Antwerp Ruien

Antwerp Ruien is just the thing for those times when you want to look at things from a new angle. This tour lets you visit the underground city of Antwerp.

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Maybe you just arrived … or maybe you have been here already a few days and you are starting find your way around and appreciate the city’s atmosphere.

Either way, anytime is good to visit the underground city of Antwerp.

Yes, you can visit the Antwerp Ruien, the 1000 year old ditches, canals and hidden bridges under the houses and streets of Antwerp.

You will loose your orientation and be amazed by the hidden web of dark streets under the city.

Your Tour Guide will explain everything starting from the early beginnings in the 11th century until the 19th century. There are also three tunnel exhibitions about the history of the ruien.

What exactly are Antwerp Ruien?

The ‘Ruien’ were natural ditches connected with the river that would fill up during high tide and become empty during low tide (the difference in water level could be a much as 5 1/2 meters).

They offered an excellent natural protection from the flooding and the city grew fast around it.

Brief History of Antwerp Ruien

  • In the 11th century, the old town around the castle was becoming too crowded. Citizen started installing themselves outside the first fortification walls.
  • In the 13th century the Ruien would reach the cathedral and in the 16th century they reach the ‘leien’ (the small ring around Antwerp).

The whole area between the Scheldt and the leien is now the Old Town. This part of town is the second layer of the city; the first, which cannot be seen anymore, is underground.
But this was not always so.

  • In the 16th century all the ditches and canals were open. But because pollution from the industry they became dirty and smelly. They also served as an open sewer system.

The stink became unbearable for a crowded and expanding city of Antwerp and the local government decided it would be best to cover them. Since this was a costly endeavor the government passed the responsibility to the citizens.

Each was responsible for covering their part of the canal. The progress was rather slow and it took 300 years before everything was covered.

During the walk you see the craftsmanship of some of those citizens. Some used sandstone, others bricks.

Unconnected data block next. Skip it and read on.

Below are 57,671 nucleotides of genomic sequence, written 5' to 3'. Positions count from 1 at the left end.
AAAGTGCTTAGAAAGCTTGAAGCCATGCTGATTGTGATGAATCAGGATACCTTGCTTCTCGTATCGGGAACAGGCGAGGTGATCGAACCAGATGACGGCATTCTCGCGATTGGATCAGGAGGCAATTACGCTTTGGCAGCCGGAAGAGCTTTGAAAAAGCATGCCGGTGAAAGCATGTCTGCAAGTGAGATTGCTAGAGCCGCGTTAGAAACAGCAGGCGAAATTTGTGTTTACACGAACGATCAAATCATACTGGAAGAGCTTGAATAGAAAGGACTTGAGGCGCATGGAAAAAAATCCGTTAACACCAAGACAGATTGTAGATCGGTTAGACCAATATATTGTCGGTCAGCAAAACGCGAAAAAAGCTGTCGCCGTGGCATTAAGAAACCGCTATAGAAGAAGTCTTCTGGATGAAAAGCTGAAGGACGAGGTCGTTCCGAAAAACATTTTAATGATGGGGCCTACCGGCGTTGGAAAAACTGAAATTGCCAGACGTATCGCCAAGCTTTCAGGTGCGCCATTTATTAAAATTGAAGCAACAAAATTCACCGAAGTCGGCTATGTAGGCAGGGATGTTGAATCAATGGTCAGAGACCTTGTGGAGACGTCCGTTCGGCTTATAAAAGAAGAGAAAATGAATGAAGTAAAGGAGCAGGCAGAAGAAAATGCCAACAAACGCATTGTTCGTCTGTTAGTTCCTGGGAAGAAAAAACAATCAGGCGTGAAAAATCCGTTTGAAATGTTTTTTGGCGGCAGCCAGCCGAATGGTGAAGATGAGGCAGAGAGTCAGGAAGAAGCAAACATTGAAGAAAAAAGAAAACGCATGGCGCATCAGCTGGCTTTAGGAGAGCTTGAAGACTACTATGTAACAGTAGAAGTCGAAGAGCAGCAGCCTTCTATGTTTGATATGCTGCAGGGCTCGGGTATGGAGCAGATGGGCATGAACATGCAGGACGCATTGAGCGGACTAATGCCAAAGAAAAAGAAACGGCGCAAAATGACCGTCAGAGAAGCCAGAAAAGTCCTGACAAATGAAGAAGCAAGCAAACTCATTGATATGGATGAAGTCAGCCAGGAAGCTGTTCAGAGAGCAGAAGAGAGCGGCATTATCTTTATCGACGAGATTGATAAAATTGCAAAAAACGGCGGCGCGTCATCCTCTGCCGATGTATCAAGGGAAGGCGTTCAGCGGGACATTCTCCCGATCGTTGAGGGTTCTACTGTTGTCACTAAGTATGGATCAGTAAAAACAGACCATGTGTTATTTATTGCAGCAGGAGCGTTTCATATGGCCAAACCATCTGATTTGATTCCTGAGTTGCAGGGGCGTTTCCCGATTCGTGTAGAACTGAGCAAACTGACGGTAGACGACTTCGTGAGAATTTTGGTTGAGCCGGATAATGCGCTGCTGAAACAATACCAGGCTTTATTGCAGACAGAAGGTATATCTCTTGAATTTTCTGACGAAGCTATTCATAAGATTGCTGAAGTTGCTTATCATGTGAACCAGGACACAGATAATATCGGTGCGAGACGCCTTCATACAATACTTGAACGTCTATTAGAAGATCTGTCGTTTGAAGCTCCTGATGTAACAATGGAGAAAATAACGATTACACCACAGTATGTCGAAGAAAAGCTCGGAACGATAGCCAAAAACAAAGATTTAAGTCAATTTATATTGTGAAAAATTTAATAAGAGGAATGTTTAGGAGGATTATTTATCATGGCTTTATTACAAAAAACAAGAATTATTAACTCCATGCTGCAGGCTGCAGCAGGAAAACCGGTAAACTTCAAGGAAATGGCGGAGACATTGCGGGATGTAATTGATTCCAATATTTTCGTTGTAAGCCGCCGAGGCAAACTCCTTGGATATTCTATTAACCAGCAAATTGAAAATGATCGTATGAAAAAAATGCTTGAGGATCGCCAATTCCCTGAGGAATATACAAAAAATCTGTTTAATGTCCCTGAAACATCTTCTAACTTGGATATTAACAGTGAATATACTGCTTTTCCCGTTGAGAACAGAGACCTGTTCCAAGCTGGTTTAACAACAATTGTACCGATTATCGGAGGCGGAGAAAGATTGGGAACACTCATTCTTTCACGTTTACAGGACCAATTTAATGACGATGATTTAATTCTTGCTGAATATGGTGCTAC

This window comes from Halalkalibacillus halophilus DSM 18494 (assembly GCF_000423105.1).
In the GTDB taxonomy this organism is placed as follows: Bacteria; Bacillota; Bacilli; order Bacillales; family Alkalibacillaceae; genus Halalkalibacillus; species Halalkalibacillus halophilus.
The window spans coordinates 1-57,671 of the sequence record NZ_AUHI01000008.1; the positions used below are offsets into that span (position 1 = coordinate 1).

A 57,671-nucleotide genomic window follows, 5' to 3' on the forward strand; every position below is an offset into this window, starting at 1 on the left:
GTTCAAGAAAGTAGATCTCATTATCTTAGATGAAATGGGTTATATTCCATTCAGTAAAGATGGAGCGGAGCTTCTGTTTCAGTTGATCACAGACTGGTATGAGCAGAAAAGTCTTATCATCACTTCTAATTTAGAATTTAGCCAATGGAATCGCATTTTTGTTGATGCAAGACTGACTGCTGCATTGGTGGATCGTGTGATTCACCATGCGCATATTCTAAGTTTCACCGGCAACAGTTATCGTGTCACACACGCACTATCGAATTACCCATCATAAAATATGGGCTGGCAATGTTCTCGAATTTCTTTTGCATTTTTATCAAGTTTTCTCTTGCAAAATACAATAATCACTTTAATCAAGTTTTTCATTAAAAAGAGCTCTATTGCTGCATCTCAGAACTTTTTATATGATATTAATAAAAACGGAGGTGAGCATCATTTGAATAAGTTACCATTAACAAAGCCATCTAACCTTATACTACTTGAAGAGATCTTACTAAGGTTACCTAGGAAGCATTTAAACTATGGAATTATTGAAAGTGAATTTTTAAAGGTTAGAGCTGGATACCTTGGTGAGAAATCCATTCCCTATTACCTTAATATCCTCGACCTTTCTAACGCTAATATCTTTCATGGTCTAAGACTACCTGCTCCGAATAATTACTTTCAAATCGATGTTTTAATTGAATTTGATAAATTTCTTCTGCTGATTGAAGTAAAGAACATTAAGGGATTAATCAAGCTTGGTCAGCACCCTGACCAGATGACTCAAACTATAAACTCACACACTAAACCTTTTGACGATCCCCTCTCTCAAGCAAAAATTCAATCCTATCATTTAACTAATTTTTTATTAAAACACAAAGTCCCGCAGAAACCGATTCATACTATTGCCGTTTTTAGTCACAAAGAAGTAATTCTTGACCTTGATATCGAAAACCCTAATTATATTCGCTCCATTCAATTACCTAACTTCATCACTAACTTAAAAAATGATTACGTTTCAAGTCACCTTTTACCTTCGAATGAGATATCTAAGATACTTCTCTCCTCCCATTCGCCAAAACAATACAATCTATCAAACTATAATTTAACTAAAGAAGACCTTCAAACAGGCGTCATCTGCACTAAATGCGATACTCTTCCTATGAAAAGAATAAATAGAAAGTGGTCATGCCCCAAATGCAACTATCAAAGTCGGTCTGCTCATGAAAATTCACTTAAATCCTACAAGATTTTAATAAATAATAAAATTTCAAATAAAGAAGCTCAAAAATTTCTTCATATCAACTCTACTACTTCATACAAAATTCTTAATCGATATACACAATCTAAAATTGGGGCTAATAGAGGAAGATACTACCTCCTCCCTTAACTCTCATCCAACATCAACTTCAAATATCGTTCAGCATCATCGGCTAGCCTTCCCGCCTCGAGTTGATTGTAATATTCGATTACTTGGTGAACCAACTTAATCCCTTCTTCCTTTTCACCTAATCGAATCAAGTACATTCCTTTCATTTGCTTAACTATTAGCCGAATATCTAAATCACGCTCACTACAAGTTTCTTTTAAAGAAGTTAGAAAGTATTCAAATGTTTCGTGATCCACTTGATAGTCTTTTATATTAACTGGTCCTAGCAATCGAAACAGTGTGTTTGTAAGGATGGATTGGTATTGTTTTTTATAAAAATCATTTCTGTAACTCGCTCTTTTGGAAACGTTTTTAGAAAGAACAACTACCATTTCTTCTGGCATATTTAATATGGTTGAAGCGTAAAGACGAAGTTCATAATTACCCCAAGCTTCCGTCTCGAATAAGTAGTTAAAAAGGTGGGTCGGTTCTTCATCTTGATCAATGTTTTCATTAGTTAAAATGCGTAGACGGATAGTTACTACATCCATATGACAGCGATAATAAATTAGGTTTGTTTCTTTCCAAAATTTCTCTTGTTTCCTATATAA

The Jesuits covered the part under their church with expensive stones – and there is still an access to the Saint Carolus- Borromeus Church.

The Protestants were not as wealthy so they only marked their part buy cake like layers of white and red brick.

Others did not bother with decorating ceilings you can only see from inside the sever system. One citizen had done a particularly bad job and in 1923 the roof collapsed under a tram. There were no casualties but a lot of people were seriously injured. The city installed several fortifying cement beams to prevent it from happening again.

The Antwerp Ruien would be used as sewer systems until the 1990's

. By then, European laws forced the cities to reorganize their sewer systems. New pipes were installed and the ditches were emptied. What left was a labyrinth of underground streets.

In 2004 the government decided to open them to the public.

It’s not a very easy walk and you are way off the beaten track. If you are not very fond of insects and spiders you might want to skip this attraction.

The adventure will start with a short underground boat ride. The next 2 hours will be a bit smelly, dark and damp. You walk in some questionable slimy mud - only up to your ankles (in good weather). The guide is in constant contact with their operating center. In case of heavy rain the water might raise 20 – 30 centimeters and you will be making a quick exit.

There is no danger to your health - but prepare yourself for an arduous, muddy walk. You will get long rubber boots, pants, jacket and a flashlight. You get to keep the cool pants and jacket ☺

The whole experience is like from and adventure or war movie and you can’t help but imagine exciting scenarios. A very Sci-fi experience for me.

The Ruien walk with guide takes approximately 3 hours. 2 hours underground and then a walk back above the ground.


  • Make reservations a few weeks in advance. Access is limited and excursions can be cancelled by bad weather conditions.Do not wear a skirt!
  • Take socks.The average temperature in the canal system is between 13°C and 16°C - you will be wearing a rubber suit on top of your clothes.
  • There are no lockers. You will receive a bag where you can put all your personal belongings and take theme with you on your walk.
  • Although you do not need to be a top athlete, you need to be in some shape to take this walk.
  • The RUIen walk is not suited for children under 12.
  • *** MOST IMPORTANT TIP: Do NOT fall down!***

Return from Antwerp Ruien to Antwerpens Districts

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